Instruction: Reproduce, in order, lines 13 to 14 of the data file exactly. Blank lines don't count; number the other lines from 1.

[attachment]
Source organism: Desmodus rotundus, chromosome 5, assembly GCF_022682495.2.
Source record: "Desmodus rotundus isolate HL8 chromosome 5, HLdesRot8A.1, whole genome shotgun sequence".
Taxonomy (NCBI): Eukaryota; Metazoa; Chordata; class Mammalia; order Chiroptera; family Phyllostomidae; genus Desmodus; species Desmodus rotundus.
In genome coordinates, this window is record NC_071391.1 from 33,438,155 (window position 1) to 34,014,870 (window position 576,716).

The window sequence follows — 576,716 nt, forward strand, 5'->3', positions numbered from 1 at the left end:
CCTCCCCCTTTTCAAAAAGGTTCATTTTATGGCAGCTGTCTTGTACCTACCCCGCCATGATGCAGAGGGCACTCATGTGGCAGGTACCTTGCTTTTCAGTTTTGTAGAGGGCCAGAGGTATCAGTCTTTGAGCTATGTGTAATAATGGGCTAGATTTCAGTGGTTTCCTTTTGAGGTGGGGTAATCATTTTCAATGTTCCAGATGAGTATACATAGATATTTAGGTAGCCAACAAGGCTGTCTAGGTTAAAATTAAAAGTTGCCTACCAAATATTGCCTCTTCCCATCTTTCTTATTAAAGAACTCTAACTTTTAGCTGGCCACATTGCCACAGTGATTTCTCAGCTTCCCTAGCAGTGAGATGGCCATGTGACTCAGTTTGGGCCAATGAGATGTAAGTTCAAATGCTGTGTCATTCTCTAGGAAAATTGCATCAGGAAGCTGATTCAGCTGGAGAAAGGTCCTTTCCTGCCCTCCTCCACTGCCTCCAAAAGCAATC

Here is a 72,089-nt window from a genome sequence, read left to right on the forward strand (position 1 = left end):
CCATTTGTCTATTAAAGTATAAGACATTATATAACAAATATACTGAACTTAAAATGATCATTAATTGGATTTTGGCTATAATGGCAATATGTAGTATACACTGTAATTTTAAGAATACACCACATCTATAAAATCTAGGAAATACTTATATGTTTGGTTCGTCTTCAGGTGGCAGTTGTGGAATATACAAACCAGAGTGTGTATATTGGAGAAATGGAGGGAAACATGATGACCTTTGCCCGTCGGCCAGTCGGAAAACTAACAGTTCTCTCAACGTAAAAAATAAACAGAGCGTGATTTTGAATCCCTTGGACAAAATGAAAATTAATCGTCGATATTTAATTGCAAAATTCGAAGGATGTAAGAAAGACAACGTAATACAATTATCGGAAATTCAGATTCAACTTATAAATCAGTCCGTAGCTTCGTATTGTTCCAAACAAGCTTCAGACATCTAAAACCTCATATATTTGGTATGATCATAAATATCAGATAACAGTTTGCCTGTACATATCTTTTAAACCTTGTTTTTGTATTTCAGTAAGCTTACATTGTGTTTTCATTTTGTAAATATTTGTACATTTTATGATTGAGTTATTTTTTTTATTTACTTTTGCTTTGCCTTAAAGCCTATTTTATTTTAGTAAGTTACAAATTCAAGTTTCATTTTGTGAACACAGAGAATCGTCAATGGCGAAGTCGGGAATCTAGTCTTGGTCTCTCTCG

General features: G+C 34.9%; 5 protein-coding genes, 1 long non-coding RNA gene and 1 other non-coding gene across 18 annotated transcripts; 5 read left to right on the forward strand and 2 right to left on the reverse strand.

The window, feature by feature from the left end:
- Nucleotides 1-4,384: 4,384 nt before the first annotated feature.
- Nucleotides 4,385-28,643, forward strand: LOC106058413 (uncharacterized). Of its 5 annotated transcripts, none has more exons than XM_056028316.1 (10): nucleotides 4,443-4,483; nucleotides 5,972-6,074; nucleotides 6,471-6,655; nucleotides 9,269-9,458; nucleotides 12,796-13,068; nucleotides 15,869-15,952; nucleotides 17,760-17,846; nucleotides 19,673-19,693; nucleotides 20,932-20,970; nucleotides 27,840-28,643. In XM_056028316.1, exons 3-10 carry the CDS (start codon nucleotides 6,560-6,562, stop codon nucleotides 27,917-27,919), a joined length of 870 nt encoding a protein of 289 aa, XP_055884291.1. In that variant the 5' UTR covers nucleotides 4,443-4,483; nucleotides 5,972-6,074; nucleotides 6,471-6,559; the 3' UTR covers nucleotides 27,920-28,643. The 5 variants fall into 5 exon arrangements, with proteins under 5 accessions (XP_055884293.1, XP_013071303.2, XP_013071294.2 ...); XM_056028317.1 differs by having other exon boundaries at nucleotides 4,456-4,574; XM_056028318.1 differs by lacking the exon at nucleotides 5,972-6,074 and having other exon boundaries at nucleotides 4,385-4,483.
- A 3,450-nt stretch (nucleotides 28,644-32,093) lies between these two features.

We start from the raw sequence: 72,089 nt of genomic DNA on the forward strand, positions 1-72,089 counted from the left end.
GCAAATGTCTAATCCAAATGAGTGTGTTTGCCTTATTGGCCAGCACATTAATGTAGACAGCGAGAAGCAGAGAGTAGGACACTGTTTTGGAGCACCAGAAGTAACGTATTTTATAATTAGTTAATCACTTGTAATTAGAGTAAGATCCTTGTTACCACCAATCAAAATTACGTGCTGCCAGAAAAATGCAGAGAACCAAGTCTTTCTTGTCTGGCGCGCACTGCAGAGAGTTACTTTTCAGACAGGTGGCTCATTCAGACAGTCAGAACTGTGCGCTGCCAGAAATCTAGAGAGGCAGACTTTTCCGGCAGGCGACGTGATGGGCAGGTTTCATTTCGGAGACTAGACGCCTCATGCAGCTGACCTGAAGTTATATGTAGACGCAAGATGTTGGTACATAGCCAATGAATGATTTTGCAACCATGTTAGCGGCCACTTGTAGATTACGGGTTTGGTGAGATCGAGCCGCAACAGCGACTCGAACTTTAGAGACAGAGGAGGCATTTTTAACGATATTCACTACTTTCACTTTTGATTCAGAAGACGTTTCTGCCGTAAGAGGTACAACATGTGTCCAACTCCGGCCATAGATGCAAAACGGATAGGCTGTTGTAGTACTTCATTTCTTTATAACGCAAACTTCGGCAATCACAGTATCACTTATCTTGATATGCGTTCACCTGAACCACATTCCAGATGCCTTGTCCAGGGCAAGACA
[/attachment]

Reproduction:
- A 3,450-nt stretch (nucleotides 28,644-32,093) lies between these two features.

We start from the raw sequence: 72,089 nt of genomic DNA on the forward strand, positions 1-72,089 counted from the left end.